An insecure writer gets emotional about his work. He is afraid to let anyone read it. If he does let anyone read it, then he is in danger of getting emotionally crushed if the person has any reaction that isn’t glowing praise. The biggest problem here is putting your self-worth outside yourself and relying on someone else’s approval.

The confident writer only experiences anxiety as a twinge rather than an overwhelming force. The confident writer knows what she’s capable of. She knows that no matter what her friends or family think of her work, she can always improve and disregard criticism that isn’t useful.

This expression of insecurity really hurts a writer’s ability to improve because, like any skill, feedback is essential for growth.

A confident writer makes adjustments and changes and grows. An insecure writer tries to build a shabby shell around her broken skills by avoiding feedback.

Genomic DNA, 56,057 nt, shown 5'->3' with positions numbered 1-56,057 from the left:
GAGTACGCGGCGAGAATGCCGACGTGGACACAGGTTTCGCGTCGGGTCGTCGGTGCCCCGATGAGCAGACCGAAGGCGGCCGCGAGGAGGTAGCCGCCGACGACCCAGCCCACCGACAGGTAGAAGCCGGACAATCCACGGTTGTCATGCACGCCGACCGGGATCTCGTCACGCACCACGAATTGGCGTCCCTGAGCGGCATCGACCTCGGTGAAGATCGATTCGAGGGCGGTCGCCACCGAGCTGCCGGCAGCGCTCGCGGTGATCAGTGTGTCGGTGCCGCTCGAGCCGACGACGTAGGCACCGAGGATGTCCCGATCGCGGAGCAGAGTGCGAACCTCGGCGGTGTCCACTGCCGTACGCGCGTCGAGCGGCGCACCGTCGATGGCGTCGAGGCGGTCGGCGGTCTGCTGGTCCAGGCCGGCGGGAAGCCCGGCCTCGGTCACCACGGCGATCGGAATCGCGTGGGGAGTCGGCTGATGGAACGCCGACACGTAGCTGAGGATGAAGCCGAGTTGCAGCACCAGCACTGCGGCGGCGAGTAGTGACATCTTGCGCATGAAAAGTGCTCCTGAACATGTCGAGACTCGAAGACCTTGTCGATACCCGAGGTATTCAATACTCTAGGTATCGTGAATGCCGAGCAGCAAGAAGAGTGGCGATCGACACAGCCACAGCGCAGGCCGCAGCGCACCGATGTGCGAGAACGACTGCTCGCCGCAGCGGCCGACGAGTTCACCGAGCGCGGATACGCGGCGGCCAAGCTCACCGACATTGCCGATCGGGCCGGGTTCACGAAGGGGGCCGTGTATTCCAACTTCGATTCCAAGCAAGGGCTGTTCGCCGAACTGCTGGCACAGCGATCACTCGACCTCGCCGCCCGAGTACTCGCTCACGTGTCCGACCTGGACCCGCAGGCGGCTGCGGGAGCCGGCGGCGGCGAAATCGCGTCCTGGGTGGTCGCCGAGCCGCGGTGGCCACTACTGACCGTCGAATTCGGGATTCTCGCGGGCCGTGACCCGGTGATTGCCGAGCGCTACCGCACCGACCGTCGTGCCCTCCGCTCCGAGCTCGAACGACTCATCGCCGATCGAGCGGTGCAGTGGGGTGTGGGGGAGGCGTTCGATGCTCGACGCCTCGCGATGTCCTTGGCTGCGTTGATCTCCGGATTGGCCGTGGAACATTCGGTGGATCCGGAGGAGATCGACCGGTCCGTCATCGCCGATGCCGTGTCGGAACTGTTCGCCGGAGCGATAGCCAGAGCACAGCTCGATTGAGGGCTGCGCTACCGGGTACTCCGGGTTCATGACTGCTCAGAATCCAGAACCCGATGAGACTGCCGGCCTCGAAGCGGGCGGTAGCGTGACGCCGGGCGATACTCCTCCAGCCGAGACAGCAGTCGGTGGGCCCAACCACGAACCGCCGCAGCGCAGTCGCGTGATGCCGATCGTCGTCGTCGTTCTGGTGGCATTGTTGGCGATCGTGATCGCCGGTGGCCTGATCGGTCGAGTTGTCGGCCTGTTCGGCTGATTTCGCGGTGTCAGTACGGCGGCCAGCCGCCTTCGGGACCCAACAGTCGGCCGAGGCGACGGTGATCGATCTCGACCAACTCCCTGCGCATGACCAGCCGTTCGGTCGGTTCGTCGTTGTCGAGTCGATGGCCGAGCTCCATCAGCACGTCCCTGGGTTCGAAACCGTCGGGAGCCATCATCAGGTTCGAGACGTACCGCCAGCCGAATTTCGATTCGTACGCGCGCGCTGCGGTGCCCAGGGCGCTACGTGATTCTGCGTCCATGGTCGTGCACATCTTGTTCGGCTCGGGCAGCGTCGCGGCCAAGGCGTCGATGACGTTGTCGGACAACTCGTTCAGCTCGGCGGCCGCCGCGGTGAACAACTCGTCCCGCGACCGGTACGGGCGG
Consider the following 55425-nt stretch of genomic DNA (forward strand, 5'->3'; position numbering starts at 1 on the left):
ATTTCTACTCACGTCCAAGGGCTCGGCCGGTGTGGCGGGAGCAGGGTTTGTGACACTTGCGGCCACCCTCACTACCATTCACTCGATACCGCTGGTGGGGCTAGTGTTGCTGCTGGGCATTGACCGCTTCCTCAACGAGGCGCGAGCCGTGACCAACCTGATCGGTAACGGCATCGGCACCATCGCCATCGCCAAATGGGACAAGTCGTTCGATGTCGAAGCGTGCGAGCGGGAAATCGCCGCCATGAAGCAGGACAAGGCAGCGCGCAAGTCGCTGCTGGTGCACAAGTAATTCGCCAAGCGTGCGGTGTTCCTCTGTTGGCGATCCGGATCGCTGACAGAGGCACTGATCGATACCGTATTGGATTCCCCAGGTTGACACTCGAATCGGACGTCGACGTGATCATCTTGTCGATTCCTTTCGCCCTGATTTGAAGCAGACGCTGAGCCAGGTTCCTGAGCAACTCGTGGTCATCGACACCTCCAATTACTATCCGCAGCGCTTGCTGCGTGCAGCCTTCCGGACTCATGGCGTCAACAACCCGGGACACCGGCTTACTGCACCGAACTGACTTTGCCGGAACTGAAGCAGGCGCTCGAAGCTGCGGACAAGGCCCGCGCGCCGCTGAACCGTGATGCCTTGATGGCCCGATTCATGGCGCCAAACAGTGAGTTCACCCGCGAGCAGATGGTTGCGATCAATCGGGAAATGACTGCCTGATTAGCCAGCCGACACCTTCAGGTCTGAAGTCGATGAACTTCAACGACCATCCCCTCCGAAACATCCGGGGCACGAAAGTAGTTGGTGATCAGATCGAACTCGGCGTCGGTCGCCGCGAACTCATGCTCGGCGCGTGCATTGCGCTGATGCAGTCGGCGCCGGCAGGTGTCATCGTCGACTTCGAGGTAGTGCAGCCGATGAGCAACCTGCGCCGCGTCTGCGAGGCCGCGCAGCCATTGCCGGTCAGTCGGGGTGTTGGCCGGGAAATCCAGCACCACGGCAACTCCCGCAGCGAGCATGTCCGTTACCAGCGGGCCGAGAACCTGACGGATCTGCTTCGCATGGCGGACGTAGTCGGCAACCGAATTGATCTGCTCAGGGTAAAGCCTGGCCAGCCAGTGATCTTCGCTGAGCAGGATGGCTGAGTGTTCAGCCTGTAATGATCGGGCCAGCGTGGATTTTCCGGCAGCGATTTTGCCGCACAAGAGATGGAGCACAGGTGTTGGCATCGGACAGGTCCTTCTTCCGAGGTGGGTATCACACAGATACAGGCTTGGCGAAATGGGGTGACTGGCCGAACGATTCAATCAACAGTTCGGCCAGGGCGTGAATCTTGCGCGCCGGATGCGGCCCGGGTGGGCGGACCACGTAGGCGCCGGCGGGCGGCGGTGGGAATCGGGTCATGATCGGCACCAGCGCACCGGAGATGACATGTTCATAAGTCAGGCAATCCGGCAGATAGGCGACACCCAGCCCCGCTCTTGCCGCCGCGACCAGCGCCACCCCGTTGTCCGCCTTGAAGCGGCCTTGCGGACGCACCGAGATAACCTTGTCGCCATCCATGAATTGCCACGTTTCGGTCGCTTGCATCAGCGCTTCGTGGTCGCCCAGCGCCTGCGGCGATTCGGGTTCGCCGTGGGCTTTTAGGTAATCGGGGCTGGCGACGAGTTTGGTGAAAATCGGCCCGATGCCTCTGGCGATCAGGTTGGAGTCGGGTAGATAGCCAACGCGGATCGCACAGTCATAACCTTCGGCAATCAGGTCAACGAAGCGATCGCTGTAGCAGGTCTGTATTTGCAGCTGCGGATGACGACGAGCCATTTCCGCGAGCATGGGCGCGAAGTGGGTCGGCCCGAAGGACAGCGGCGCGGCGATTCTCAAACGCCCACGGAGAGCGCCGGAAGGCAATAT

The truth is that some people will not enjoy your work. Some people will find holes in your story that you didn’t expect. Some people won’t like your characters or think they are realistic.

The confident writer takes good advice and ignores bad advice. The insecure writer lashes out at any criticism that emotionally hurts him and becomes reluctant to make the needed changes.

Bringing It Together

When you write with confidence, when you are sure in your abilities, and when you can see your work objectively, the process is a lot more fun.

Being riddled with insecurity is an awful feeling no matter who you are. It just happens that with fiction it results in stories that become broken due to too much exposition, too much flashy writing, and not enough feedback.

If you want to improve your writing, I encourage you to work on removing any insecurity you have so you can boost your storytelling abilities.